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Fetal Exposure to Pollutants Produces Childhood Obesity

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Have you ever wondered why some infants seem to be naturally heavier than others, even though they may not necessarily be eating more? New research is confirming this may have something to do with a baby's exposure to certain pollutants within the womb.

Research from Spain's Center for Research in Environmental Epidemiology has confirmed that exposure to certain environmental pollutants in the womb produces a greater incidence of obesity and rapid growth among infants and children.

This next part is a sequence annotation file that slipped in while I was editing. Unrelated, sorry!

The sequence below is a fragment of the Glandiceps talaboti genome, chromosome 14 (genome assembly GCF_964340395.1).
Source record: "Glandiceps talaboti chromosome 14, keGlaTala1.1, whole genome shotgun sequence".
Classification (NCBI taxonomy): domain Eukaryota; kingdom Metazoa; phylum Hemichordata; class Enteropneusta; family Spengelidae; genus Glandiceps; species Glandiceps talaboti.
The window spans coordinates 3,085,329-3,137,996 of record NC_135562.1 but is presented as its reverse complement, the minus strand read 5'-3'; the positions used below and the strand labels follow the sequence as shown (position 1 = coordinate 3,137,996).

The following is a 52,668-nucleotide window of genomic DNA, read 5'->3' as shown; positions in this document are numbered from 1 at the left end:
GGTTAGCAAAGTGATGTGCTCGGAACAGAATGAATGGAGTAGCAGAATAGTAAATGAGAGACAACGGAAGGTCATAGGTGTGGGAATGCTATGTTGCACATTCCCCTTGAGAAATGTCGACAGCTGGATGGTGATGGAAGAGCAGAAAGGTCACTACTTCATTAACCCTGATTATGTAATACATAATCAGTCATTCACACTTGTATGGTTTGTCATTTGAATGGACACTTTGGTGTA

In the most recent study, the researchers followed over 4,600 infants between 2003 and 2008 who were between the age of six months and fourteen months. Within this population they identified 1,285 children who had experienced rapid growth during their first year and 1,198 overweight babies by the time they were 14 months of age.

During the last trimester of pregnancy the mothers' blood was collected and analyzed for a number of pollutants, including polychlorinated biphenyls (PCB), dichlorodiphenyldichloroethylene (DDE) and hexachlorobenzene (HCB).

The researchers then collected data relating to the body mass index of each child - measuring that at six months and then again at 14 months.

The researchers found that DDE and HCB were both associated with rapid growth among the infants as well as being overweight at fourteen months.  


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